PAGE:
Scratching, clawing, hitting and elbowing their way to vote

Sunday, December 11th, 2011
The first thought that popped into my head as I gazed at the seemingly endless line of voters was ‘I'll pay the damned fine.'

On November 28, over eight million Egyptians headed to the polls to cast their votes in the first round of parliamentary elections. When the date for the elections was announced, people headed to the supermarkets to stock up on supplies and to the banks and ATM machines to withdraw money.

Phone calls and text messages were sent to almost everyone, asking them for land line phone numbers, and posts circulated on Facebook for alternative means to connect to an internet server if the government decided to cut off the internet and cell phone coverage.

Almost every Egyptian expected the worst and braced for a repeat of the violence and instability of the revolution. But nothing of the sort ever materialized.

On the day of the elections, armed with my polling station number and ID card, I headed to a school more than half an hour away from my house.

As I got out of the car, the masses of people stretched on and on, spanning over four streets. Looking at the longest line of people I had ever seen standing ankle-deep in muddy puddles (it had, of course, rained the day before; one of the three days of the year it ever rains in Cairo), I felt a whimper coming on.

The end of the line was about five blocks away from the door to the school; I stood in line for over five-and-a-half-hours.

Though many Egyptians went to the polling stations in a bid to cheerfully do their civic duty, some were dragged there in fear of the EGP 500 fine imposed on the people who were eligible to vote, but did not show up to the polls.

"If it weren't for that fine, I would be at home watching people vote on TV," I overheard one of the two elderly women standing behind me say.

"My pension in less than that...I can't afford to!" agreed the other woman.

For most of the long wait, everything appeared organized. There was the odd old lady who tried to nonchalantly cut in line and stories of skirmishes were passed on down the line.

Concerned civilians walked up and down the line, informing us of what to expect inside and telling us to double check the names of our chosen candidates as their names and numbers had apparently been changed on the ballot form.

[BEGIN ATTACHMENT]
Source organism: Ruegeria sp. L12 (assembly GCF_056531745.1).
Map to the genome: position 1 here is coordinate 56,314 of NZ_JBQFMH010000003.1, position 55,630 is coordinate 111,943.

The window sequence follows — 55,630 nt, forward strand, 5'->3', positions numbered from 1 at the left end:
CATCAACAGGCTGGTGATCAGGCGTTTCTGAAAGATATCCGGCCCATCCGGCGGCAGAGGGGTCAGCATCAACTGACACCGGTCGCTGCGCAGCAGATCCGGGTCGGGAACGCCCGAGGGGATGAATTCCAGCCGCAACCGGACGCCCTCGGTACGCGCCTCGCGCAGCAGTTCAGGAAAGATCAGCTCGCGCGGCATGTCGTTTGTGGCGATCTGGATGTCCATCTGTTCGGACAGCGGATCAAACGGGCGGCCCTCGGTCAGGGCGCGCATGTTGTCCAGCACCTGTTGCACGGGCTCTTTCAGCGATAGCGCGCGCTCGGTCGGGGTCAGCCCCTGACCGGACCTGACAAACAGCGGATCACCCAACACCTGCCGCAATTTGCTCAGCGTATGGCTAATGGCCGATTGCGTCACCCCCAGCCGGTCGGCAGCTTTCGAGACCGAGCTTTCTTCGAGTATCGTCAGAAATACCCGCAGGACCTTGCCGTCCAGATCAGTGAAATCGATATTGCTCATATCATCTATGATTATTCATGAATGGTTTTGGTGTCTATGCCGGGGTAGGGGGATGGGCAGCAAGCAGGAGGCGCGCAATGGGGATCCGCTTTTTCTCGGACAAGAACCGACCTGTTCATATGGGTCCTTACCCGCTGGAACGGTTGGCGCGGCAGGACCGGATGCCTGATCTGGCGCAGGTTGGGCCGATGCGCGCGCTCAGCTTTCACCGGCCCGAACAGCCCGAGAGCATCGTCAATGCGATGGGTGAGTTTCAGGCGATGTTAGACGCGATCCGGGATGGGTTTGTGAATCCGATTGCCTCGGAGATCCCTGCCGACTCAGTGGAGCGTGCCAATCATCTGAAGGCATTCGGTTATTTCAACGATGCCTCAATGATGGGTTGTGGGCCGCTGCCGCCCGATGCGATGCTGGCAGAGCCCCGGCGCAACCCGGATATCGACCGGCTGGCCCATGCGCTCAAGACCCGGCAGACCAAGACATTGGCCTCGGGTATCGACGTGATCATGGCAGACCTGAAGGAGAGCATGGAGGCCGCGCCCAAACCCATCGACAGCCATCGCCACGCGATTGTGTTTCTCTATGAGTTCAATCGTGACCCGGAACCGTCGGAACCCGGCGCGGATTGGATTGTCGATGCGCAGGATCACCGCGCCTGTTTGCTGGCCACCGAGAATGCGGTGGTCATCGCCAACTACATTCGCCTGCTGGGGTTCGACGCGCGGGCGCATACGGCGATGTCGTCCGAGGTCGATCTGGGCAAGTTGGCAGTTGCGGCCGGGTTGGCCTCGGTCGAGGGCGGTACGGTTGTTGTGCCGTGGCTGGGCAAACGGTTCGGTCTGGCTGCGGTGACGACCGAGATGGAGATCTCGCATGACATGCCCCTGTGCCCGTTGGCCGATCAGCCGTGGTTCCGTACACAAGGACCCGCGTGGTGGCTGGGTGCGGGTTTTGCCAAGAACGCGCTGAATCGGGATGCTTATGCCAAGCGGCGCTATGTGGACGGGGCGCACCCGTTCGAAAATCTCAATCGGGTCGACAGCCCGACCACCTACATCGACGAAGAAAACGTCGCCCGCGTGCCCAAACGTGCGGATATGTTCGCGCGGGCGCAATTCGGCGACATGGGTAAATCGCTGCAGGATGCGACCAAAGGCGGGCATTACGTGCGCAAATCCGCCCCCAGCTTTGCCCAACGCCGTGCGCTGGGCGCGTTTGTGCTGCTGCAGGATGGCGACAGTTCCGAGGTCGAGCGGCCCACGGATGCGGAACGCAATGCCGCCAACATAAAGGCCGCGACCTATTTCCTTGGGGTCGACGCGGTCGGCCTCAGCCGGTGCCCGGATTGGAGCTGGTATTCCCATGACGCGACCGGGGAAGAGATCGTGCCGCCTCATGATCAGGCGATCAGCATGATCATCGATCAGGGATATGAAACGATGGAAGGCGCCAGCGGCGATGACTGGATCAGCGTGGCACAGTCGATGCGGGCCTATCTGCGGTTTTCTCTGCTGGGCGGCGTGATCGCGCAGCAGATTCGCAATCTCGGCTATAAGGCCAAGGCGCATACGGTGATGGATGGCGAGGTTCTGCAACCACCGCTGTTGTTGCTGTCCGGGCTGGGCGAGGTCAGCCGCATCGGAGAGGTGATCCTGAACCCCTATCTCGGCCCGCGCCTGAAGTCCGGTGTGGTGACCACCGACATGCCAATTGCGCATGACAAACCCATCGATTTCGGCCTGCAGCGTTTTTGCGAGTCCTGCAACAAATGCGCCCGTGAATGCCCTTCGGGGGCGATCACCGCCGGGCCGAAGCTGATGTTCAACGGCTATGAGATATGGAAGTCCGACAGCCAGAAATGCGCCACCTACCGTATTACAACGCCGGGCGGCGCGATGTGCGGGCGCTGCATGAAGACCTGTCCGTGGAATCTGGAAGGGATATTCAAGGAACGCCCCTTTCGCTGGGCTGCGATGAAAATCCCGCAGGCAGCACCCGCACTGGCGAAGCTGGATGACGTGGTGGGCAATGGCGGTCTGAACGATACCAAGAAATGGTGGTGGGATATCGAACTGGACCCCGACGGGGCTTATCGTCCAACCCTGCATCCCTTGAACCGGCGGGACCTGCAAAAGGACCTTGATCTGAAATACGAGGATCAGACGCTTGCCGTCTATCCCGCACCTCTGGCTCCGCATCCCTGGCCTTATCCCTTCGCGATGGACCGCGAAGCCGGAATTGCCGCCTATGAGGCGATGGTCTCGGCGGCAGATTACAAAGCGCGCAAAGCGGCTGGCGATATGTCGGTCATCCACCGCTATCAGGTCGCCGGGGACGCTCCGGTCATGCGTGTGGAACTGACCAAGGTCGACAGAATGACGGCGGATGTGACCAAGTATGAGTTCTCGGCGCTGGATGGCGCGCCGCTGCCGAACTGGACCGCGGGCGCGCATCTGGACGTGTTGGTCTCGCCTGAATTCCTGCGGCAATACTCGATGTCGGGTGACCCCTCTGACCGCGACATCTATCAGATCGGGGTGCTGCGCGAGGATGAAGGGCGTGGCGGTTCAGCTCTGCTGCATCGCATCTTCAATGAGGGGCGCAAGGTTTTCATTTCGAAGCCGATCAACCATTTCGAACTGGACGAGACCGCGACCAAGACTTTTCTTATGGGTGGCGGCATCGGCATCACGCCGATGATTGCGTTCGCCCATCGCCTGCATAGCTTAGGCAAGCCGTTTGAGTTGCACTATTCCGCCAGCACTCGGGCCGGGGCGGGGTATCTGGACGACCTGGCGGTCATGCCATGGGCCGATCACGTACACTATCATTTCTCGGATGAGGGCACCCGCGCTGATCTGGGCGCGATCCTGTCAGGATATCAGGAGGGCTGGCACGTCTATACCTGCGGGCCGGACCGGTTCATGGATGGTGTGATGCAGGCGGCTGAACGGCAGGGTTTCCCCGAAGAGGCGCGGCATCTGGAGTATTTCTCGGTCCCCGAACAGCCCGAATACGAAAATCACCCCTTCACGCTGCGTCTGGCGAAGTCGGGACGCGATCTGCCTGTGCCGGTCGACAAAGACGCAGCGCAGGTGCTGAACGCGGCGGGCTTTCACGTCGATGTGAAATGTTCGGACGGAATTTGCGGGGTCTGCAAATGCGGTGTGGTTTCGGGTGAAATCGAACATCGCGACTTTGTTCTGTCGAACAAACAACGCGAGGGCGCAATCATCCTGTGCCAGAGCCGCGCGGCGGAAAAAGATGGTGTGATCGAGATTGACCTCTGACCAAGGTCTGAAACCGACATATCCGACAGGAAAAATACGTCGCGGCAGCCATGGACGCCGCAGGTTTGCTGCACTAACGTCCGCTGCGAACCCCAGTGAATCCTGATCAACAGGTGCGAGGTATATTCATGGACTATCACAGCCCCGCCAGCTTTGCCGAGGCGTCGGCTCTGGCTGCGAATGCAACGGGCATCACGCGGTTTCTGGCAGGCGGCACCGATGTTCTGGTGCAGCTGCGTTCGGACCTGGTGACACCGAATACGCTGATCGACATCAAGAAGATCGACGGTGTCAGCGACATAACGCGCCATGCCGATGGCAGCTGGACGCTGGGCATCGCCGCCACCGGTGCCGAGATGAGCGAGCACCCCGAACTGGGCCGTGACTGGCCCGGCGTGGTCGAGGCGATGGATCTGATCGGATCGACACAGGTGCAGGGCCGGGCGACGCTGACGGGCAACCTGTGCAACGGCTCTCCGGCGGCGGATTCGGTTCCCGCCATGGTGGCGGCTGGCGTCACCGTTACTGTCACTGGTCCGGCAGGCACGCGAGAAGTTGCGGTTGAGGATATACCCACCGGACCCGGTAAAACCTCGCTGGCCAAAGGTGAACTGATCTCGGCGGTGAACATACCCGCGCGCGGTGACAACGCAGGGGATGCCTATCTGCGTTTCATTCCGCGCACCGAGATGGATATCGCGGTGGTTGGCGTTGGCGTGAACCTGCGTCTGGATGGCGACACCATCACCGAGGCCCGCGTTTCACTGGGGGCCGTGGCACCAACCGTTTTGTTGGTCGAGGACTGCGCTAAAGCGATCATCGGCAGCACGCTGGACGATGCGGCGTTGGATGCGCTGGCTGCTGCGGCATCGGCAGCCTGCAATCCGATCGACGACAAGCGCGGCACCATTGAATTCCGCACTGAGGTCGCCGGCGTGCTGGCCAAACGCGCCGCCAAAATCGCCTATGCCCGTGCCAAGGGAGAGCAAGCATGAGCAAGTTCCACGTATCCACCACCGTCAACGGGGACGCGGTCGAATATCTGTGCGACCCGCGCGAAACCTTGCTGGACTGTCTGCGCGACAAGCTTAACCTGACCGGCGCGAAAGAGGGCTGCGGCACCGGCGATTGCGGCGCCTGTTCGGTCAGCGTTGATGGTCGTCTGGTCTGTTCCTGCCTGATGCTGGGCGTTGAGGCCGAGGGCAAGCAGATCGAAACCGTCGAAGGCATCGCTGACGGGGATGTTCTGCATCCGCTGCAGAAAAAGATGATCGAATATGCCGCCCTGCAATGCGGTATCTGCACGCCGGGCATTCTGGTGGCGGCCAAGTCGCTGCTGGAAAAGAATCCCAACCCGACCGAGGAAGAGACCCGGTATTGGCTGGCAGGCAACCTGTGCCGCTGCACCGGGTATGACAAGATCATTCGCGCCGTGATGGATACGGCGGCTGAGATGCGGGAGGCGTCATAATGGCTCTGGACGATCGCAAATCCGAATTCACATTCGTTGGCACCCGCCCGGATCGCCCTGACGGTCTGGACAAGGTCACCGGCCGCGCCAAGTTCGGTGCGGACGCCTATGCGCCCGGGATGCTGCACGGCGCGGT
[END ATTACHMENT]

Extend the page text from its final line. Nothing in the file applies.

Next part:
They also warned us to check that our ballots had been stamped and signed; otherwise, our vote would be invalid. About three-quarters of the way down the line, one of the policemen at the gate yelled that my polling station was open and anyone assigned that number was to go to the front of the line. Chaos ensued.

Women ran and crowded the front of the door, each trying to get inside before the others. Women in the original line shrieked that it wasn't fair. The policeman at the door grew angrier and angrier before finally exploding and roaring at the women at the front of the school "you broke the line! Go to the back! You ruined it!"

I was reminded of the parrot cages at the zoo. Women squawking, screeching, bickering and flapping their arms up and down tried to fight, reason with or curse the police officer.

"How do you expect to organize and run a country when you cannot even organize or run polling stations!" one woman yelled in my ear.

The police and army officers tried to push us back as some women called them ‘incompetent', ‘stupid idiots', and ‘morons'. The mass of humanity took two steps back and then surged forward, all scratching, clawing, hitting and elbowing their way through as each woman, powered by adrenaline, anger and irritability towards the poll.

A woman on my right elbowed me in the face, a woman behind grabbed my coat and tried to pull me backwards, another yanked my hair, as we all fought our way towards our civic duty.

I, myself, pushed and elbowed an old lady out of my way, kicked out at a random woman and shamelessly plowed my way through, screaming insults along the way.

Inside the polling station, there was barely room to breathe. The proctor let people in the station two by two. It took another hour of standing before I got into the poll to look in the list of over 150 names, the names of the candidates I halfheartedly supported. The voting process itself took 30 seconds.

I can only hope, as do the majority of Egyptians, that this was not a waste of our time. Stories of corruption and rigged ballot boxes make me angrier and more offended that I ever would have been had I not gone to the polling stations.

It was a long, tiring, painful (wet) process. The candidates I voted for did not win, nor did my party get the majority vote. However, getting the opportunity to go and be a part of something that would not have been possible during a corrupt regime and getting to participate in the beginning of a new, hopefully, fairer Egypt is something that is worth the bruised ribs, black eye and the EGP 1700 hospital bill I had to pay.